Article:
It took no time to create a list of people who made similar transitions in the past year. Rabbi Yechiel Hoffman of the grassroots Jewish learning organization LimmudLA reinvigorated education at Temple Beth Am. Gamal Palmer, who had become an expert in cutting-edge leadership initiatives, took his talents to the Jewish Federation of Greater Los Angeles. The historic Wilshire Boulevard Temple swooped up Rabbi Susan Goldberg — already known for her work with L.A.’s edgy East Side Jews project and for her revitalization of Temple Beth Israel.
We realized that we were the start of a new trend. The five of us (and undoubtedly many others) represent the crumbling of the barrier between the established and entrepreneurial worlds. Each side has something to offer the other. Mainstream organizations bring to the table resources, buildings, organizational infrastructure and support. And the entrepreneurs bring methods and processes and ways of thinking that are not held captive by the way it has been.
The five of us call ourselves intrapreneurs. We aspire to transform organizational culture from the inside. We choose not to abandon the institutions that have been our stalwarts for the past century. We see potential for them to be relevant and resilient in the next hundred years. As intrapreneurs, we are disruptive and a bit irreverent in our new homes, and that is exactly why we were hired.
When we were entrepreneurs, we were accustomed to working fast with few resources. In our new positions, resources abound, but the pace of change is much slower. These culture clashes are the inevitable byproduct of the convergence of two worlds. So our group meets monthly to support each other and strategize through once foreign challenges and forge a new way forward. Through navigating our different organizational cultures, it is clear that there is no single way to be an intrapreneur, and each of us embodies a slightly different model. Perhaps because of these differences in context (and in identity and experience), I find this space to be infinitely more expansive for my professional development as a rabbi than the more traditional professional clergy conferences.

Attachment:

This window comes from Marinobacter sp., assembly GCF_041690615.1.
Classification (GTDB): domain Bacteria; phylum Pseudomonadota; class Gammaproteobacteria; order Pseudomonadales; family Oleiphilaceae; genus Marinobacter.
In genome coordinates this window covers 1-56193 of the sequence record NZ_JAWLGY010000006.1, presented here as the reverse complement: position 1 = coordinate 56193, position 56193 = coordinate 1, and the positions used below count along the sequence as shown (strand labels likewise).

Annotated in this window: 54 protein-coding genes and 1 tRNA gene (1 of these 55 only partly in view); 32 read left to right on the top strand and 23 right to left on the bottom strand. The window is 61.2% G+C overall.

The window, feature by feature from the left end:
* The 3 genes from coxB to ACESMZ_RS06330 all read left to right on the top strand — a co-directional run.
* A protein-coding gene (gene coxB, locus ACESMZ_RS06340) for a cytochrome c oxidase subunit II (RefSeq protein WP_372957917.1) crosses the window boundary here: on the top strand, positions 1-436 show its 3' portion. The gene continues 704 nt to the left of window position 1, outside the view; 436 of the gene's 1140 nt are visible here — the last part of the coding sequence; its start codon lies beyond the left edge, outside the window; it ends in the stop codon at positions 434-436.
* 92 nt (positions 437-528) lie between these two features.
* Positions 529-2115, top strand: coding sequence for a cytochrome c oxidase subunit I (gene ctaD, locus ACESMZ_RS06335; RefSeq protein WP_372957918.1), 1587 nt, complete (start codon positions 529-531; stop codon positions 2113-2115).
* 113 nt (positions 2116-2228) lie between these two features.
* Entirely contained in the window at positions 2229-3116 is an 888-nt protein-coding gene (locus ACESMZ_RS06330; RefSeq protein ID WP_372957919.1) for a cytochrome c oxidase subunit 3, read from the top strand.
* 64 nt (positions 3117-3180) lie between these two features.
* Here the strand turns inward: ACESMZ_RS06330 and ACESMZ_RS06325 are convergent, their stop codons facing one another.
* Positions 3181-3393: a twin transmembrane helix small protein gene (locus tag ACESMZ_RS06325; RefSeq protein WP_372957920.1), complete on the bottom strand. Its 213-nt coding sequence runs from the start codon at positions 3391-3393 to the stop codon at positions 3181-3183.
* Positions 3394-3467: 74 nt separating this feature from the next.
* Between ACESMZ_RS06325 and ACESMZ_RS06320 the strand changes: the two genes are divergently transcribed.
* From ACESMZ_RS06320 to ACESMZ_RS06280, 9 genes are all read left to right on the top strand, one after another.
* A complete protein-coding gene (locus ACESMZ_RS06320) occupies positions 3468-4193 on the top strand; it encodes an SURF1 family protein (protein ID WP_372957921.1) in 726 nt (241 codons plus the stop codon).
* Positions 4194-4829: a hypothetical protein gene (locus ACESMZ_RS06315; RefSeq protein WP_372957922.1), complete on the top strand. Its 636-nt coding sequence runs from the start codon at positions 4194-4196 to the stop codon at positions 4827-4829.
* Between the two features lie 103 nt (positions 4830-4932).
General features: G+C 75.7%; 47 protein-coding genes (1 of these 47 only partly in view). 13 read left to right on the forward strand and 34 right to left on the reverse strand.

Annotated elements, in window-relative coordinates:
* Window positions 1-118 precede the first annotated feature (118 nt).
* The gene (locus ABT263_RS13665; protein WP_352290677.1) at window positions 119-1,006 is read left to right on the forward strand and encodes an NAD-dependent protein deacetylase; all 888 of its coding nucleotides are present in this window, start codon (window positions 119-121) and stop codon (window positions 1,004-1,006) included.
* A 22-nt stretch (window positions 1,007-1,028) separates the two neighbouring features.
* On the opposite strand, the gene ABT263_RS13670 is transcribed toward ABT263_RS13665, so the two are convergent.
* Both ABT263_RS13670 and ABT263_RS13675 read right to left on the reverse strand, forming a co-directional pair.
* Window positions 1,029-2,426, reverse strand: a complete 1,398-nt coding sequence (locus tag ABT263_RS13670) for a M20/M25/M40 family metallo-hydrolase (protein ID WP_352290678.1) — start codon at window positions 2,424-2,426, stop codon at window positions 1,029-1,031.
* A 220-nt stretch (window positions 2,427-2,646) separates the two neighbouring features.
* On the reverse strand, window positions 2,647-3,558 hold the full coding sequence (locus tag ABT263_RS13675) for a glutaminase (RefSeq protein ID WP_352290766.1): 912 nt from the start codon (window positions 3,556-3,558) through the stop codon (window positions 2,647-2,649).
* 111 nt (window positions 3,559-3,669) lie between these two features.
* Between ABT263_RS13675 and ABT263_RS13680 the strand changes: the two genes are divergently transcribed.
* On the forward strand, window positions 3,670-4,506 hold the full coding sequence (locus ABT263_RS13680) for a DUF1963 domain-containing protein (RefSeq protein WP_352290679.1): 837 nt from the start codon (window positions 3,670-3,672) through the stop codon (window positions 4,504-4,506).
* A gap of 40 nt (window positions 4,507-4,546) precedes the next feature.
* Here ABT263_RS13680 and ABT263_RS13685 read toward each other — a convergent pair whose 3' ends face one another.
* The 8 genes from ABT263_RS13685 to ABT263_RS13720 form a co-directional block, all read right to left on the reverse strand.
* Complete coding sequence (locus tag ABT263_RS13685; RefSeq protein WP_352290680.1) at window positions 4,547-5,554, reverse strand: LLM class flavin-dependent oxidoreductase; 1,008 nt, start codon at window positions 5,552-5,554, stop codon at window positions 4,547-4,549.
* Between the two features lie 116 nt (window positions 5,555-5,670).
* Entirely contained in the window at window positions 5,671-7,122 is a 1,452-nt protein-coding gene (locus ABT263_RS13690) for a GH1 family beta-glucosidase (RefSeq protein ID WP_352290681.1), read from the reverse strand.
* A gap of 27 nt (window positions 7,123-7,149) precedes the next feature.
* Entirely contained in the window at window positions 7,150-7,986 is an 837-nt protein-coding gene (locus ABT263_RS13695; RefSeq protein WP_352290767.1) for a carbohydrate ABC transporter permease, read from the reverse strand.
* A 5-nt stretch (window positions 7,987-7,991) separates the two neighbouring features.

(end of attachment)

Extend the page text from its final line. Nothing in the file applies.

When reflecting on the Jewish landscape as a whole, it seems that we are witnessing a classic Hegelian process. The thesis spawns its antithesis and eventually they merge into the better synthesis. The establishment spawns the startups and eventually they merge through people and institutions willing to make a leap of faith. I believe that this new trend of fusing entrepreneurs into establishments and combining the best of both worlds is precisely what the Jewish community needs to be effective in facing 21st-century challenges. Neither established institutions nor startup entrepreneurs will survive without the other.
Rabbi Sarah Bassin is the associate rabbi at Temple Emanuel of Beverly Hills. She serves on the boards of NewGround: A Muslim-Jewish Partnership for Change and Joshua Venture Group. This piece originally appeared at eJewishPhilanthropy.com.